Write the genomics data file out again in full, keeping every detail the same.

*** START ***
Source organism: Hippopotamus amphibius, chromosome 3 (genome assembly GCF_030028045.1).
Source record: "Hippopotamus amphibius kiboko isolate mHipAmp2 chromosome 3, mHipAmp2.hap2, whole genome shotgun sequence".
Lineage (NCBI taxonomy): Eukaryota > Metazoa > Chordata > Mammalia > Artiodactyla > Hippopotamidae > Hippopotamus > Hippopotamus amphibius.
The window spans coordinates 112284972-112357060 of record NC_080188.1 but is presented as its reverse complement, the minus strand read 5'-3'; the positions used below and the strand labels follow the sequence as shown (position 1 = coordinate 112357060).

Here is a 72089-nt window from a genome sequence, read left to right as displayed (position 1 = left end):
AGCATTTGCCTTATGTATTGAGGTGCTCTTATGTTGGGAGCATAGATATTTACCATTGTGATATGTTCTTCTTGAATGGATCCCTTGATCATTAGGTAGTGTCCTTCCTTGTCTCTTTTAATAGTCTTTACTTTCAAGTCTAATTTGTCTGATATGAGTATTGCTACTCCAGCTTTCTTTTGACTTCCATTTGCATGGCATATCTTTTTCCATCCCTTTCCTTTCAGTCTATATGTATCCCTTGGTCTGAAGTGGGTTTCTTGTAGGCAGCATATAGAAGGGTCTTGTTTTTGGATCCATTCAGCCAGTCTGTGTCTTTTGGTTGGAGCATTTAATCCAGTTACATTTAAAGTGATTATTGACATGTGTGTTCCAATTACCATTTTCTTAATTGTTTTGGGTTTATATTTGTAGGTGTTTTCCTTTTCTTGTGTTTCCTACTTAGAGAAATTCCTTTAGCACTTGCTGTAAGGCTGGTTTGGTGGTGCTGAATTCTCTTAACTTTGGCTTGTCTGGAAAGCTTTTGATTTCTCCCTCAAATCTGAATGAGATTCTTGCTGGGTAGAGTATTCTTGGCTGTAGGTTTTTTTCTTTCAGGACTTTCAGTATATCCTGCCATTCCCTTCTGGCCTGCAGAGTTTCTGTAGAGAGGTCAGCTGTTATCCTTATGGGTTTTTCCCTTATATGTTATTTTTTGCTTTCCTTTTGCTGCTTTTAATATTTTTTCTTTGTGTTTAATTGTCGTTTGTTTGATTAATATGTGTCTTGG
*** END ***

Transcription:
Source organism: Hippopotamus amphibius, chromosome 3 (genome assembly GCF_030028045.1).
Source record: "Hippopotamus amphibius kiboko isolate mHipAmp2 chromosome 3, mHipAmp2.hap2, whole genome shotgun sequence".
Lineage (NCBI taxonomy): Eukaryota > Metazoa > Chordata > Mammalia > Artiodactyla > Hippopotamidae > Hippopotamus > Hippopotamus amphibius.
The window spans coordinates 112284972-112357060 of record NC_080188.1 but is presented as its reverse complement, the minus strand read 5'-3'; the positions used below and the strand labels follow the sequence as shown (position 1 = coordinate 112357060).

Here is a 72089-nt window from a genome sequence, read left to right as displayed (position 1 = left end):
AGCATTTGCCTTATGTATTGAGGTGCTCTTATGTTGGGAGCATAGATATTTACCATTGTGATATGTTCTTCTTGAATGGATCCCTTGATCATTAGGTAGTGTCCTTCCTTGTCTCTTTTAATAGTCTTTACTTTCAAGTCTAATTTGTCTGATATGAGTATTGCTACTCCAGCTTTCTTTTGACTTCCATTTGCATGGCATATCTTTTTCCATCCCTTTCCTTTCAGTCTATATGTATCCCTTGGTCTGAAGTGGGTTTCTTGTAGGCAGCATATAGAAGGGTCTTGTTTTTGGATCCATTCAGCCAGTCTGTGTCTTTTGGTTGGAGCATTTAATCCAGTTACATTTAAAGTGATTATTGACATGTGTGTTCCAATTACCATTTTCTTAATTGTTTTGGGTTTATATTTGTAGGTGTTTTCCTTTTCTTGTGTTTCCTACTTAGAGAAATTCCTTTAGCACTTGCTGTAAGGCTGGTTTGGTGGTGCTGAATTCTCTTAACTTTGGCTTGTCTGGAAAGCTTTTGATTTCTCCCTCAAATCTGAATGAGATTCTTGCTGGGTAGAGTATTCTTGGCTGTAGGTTTTTTTCTTTCAGGACTTTCAGTATATCCTGCCATTCCCTTCTGGCCTGCAGAGTTTCTGTAGAGAGGTCAGCTGTTATCCTTATGGGTTTTTCCCTTATATGTTATTTTTTGCTTTCCTTTTGCTGCTTTTAATATTTTTTCTTTGTGTTTAATTGTCGTTTGTTTGATTAATATGTGTCTTGG